Thus, Wisconsin holds that at-will employment, despite the presence of progressive discipline, is still the presumption and rule UNLESS the handbook contains "express provisions from which it reasonably could be inferred that the parties intended to bind each other to a different relationship [from one that is at-will]." Usually, that is not the case.

I find this to be a pretty unfair concept though I can understand the policy behind Wisconsin's stance on the at-will doctrine. Employees are heavily governed and bound by handbooks and they are conveniently used to terminate employment with the vaguest of language sometimes. It seems to be a one-way street because employers don't necessarily have to follow it at the risk employees do. Perhaps continuing to put up this argument and fight may convince Wisconsin courts to re-consider because all of the cases cited above have been distinguished or criticized at some point.

3 comments:

  1. If this is so, and employees are terminated at-will anyway, then why have a progressive disciplinary process? What good will this process do, when the intent is termination? Seems to me, if an employer wants to terminate in Wisconsin, they will do it. The writings on the wall. Who has the time, money, and energy to fight and change the process, especially in these tough economic times?

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  2. Thanks for the 'just in time' article to help us get some perspective...the post binged at me I was literally on a call about the progressive discipline process with one of our leaders (I'm the new HR Director). We were trying to assess if the appropriate discipline process had been followed or if we needed to step back due to a 'technicality'....I have already forwarded this to that leader ...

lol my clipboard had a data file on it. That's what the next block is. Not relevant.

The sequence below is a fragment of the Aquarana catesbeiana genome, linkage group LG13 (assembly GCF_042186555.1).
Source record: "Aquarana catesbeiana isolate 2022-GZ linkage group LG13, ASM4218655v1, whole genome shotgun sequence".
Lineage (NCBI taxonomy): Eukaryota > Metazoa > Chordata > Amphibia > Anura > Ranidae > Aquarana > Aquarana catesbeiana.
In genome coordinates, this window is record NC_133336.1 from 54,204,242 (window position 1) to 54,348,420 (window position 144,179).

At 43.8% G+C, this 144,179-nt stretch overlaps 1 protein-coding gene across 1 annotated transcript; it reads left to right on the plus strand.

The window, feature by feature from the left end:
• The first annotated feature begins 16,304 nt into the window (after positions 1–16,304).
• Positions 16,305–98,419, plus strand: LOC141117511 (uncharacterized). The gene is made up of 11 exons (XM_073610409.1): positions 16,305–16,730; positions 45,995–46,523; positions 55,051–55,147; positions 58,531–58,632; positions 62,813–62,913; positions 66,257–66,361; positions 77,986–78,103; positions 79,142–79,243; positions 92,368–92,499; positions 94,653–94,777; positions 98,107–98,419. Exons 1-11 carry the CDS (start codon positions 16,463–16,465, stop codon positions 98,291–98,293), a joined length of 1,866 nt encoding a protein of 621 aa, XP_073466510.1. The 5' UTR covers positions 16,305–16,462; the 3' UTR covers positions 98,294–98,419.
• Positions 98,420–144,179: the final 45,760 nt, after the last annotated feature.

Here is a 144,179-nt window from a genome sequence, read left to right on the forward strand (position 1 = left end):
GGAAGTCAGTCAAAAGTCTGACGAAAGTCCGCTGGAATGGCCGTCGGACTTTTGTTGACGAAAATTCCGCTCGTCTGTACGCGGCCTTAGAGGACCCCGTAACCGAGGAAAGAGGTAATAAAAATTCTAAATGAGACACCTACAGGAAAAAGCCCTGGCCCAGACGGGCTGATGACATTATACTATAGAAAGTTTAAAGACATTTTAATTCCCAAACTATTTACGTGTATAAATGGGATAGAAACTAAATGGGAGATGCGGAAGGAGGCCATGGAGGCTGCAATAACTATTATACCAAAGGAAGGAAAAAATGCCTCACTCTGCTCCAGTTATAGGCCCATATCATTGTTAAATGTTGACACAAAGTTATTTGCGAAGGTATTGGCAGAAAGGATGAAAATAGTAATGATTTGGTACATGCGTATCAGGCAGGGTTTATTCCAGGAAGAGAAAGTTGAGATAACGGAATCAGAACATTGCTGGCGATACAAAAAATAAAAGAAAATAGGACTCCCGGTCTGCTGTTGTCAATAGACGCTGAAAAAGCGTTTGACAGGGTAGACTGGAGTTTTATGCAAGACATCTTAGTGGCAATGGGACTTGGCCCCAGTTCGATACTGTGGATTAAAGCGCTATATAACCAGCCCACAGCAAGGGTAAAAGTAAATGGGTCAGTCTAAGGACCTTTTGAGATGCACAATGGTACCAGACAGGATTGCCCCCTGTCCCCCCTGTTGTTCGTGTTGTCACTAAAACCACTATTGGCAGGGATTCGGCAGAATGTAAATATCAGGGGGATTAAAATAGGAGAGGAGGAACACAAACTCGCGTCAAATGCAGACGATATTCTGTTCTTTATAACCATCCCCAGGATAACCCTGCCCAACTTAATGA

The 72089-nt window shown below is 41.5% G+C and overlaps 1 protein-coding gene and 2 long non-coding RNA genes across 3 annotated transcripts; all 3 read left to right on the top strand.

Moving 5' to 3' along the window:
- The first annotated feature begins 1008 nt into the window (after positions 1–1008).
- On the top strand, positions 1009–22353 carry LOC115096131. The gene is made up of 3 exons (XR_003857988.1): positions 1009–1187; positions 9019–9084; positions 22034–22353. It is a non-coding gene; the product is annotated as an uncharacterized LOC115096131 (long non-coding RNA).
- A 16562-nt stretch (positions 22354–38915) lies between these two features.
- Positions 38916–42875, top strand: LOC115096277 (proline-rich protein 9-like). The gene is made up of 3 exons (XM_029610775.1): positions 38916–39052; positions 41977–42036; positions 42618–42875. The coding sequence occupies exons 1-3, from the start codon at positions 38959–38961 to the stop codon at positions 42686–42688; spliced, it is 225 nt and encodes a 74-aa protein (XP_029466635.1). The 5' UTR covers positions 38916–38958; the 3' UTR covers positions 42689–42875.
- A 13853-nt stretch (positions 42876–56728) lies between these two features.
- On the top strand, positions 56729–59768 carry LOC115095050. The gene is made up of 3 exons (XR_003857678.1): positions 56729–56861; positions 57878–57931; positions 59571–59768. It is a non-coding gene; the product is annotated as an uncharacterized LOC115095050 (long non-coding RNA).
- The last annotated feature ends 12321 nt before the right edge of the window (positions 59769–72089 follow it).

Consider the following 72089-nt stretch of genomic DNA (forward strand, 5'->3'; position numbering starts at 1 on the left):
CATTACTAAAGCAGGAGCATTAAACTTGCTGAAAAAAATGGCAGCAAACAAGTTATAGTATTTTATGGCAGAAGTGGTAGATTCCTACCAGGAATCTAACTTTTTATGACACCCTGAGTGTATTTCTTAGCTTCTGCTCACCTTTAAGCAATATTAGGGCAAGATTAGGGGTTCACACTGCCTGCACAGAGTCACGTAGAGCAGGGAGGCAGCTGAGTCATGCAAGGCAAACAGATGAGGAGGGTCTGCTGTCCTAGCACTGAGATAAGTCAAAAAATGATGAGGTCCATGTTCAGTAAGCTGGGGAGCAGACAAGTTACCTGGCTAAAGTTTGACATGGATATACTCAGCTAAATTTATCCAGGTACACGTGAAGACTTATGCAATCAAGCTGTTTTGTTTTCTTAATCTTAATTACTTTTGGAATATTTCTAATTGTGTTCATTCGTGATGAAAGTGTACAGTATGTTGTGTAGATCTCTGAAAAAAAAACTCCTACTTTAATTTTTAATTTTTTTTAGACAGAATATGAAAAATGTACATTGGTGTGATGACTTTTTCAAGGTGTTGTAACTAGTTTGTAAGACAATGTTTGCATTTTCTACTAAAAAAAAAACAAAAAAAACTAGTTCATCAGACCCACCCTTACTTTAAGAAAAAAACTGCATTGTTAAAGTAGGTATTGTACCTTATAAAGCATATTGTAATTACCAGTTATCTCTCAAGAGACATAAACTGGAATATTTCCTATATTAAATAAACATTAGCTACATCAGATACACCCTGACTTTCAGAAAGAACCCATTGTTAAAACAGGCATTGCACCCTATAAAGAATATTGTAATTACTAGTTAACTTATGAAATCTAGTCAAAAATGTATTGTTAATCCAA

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  3. 1st Anonymous: I agree. It's a one-way street it seems. Employees are to abide by this rulebook and it's used strictly when convenient but courts here find that if an employer doesn't follow it strictly and there's no language or evidence that the handbook is meant to alter the at-will relationship, then the employee has no recourse to argue otherwise.

    2nd Anonymous: It's always best to consult with in-house counsel or whatever counsel you may have, if you have counsel. My articles are meant to be informative and I cannot be responsible for inaccuracies or detrimental reliance since I am not your attorney. That is my legal disclaimer.
    However, be aware that if the employee files for unemployment compensation, they may be granted it if an ALJ believes that the employee did not believe their job was in jeopardy or that the conduct does not amount to "misconduct." Therefore, not following the disciplinary guidelines may still make you liable in some respects. Not following the progressive disciplinary policy just doesn't alter the at-will relationship, according to courts, UNLESS there's language or facts that suggest some higher level of protection is awarded by the employer (which usually is not the case). You may wish to review your handbook to be sure. Feel free to contact me if your company needs further assistance.